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Law & Government
Jack Goldsmith Responds to Critics on the Dangers of Prosecuting (or not Prosecuting) Trump for Trying to Overturn the 2020 Election
I was one of the critics he responded to, and in this post I offer a rejoinder.
Plus: A listener inquires about the potential positive effects of ranked-choice voting reforms.
Body camera footage shows that Delaware police cited Jonathan Guessford for flipping them off, even though they later agreed it was his right to do so
The judges recognize that Congress ended their ability to review the Mountain Valley Pipeline, but they seem none too happy about it.
Apparently $600 million to improve a very nice stadium isn’t enough.
End the government’s plea-bargaining racket with open and adversarial jury trials.
A federal judge ruled in favor of an Idaho death-row inmate who says that the state is "psychologically torturing" him.
The decision supports the notion that victims are entitled to recourse when the state retaliates against people for their words. But that recourse is still not guaranteed.
The injunction is the latest in a series of setbacks for the Biden administration's loan forgiveness agenda.
The lack of oversight and the general absence of a long-term vision is creating inefficiency, waste, and red ink as far as the eye can see.
Giving presidents impunity for using force and fraud to try to nullify election results is far worse than any potential risk of prosecuting Trump.
The law makes it harder to record and observe police activity.
Plus: Ohio Issue 1 defeated, Supreme Court pauses order vacating gun regulations, and more...
The Kids Online Safety Act imposes an amorphous "duty of care" that would compromise anonymous speech and restrict access to constitutionally protected content.
For now, doctors who end pregnancies when a woman’s life is at risk can still be prosecuted.
Plus: Backpage trial pushed back, Bidenomics doens't resonate, and more...
Recent articles by Lawfare and Walter Olson perform a valuable service on this front.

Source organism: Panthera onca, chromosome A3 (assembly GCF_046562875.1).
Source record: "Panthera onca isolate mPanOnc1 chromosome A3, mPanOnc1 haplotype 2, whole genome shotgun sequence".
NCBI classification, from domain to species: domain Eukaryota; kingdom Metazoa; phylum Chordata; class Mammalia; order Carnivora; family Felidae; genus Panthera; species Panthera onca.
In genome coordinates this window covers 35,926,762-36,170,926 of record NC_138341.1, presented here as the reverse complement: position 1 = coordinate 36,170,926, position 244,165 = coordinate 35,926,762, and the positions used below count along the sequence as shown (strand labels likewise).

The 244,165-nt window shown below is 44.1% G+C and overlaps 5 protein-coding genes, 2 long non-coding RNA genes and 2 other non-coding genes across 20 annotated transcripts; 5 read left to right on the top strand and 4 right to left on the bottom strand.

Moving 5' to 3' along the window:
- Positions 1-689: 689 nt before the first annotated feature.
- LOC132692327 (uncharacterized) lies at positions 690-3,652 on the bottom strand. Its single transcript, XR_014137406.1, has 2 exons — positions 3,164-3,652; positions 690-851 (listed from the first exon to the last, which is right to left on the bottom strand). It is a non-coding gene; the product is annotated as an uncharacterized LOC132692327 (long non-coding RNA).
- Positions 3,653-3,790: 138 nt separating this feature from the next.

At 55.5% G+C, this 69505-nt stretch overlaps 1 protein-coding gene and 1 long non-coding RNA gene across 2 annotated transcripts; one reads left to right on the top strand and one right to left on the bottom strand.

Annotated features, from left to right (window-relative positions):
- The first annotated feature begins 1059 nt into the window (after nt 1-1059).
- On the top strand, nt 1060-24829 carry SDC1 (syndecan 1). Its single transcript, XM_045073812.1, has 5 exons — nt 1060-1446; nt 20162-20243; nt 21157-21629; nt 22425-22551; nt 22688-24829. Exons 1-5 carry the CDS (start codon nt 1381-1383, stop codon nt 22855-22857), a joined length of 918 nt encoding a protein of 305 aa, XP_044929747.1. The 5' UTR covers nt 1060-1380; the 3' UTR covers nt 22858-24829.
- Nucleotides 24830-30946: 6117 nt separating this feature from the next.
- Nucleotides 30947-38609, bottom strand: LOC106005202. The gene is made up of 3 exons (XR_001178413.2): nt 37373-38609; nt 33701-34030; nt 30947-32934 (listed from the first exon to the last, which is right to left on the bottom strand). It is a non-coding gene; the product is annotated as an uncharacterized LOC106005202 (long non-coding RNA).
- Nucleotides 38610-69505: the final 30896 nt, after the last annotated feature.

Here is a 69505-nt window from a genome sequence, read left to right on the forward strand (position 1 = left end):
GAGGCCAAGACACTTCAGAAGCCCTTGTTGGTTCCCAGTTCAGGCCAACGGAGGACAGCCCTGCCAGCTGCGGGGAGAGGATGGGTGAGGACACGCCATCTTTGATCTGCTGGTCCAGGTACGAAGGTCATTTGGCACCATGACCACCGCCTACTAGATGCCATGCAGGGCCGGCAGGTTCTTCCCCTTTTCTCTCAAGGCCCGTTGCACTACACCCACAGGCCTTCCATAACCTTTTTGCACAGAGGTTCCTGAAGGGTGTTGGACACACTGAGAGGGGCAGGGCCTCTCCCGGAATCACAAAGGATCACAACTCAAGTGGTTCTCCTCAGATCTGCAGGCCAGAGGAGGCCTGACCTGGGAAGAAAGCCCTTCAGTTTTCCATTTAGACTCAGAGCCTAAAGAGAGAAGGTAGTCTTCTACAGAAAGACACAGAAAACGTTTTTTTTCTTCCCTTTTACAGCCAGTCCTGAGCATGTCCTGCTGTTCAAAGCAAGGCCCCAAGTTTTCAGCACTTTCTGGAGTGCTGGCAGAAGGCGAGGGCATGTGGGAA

Another exercise in nonsense by state lawmakers in California.
Plus: More takes on the Trump indictment, Biden's new student loan plan is here, and more...
Since Congress designed and implemented the last budget process in 1974, only on four occasions have all of the appropriations bills for discretionary spending been passed on time.
UVA Dean of Students 'Purposefully Tampered' With Investigations Into Student's Speech, Lawsuit Claims
UVA found "insufficient evidence" to conclude that Morgan Bettinger called protesters "good speed bumps." They punished her anyway.
The proposal would raise the federal minimum wage by 134 percent.
Promoting impunity for violating rights as a policy tool? What could go wrong?
Retribution, Deterrence, and the Case for Prosecuting Trump for Conspiring to Overturn the 2020 Election
His attempt to stay in power despite losing an election is well worthy of prosecution and punishment, on grounds of retribution and deterrence.
The Legally Authorized Charges Against Donald Trump and Hunter Biden Don't Tell Us What Justice Requires
The nature of their conduct is a better indicator of the punishment they deserve.
Plus: California tries to stop professors from testifying in suit over COVID education policies, state Republicans aren't all abandoning free market economics, and more...
When a bystander offered to give the officers flotation devices and a small boat, they refused.
A White House panel says the FBI's internal control over Section 702 databases are "insufficient to ensure compliance and earn the public's trust."
Even if background check applicants are guilty of wrongdoing, imposing lifetime bans on gainful employment is not a good policy.
Players can experience for themselves how difficult, expensive, and exhausting it is to come to the country legally.
The Supreme Court vacated a stay entered by the U.S. Court of Appeals for the Fourth Circuit.
Justice Alito was wrong to suggest Congress has no authority to regulate the Court. But that authority is itself subject to constraint.
The plan's supporters say it won't push costs onto taxpayers.
If you're getting Satoshi's name wrong, you might not know what you're talking about.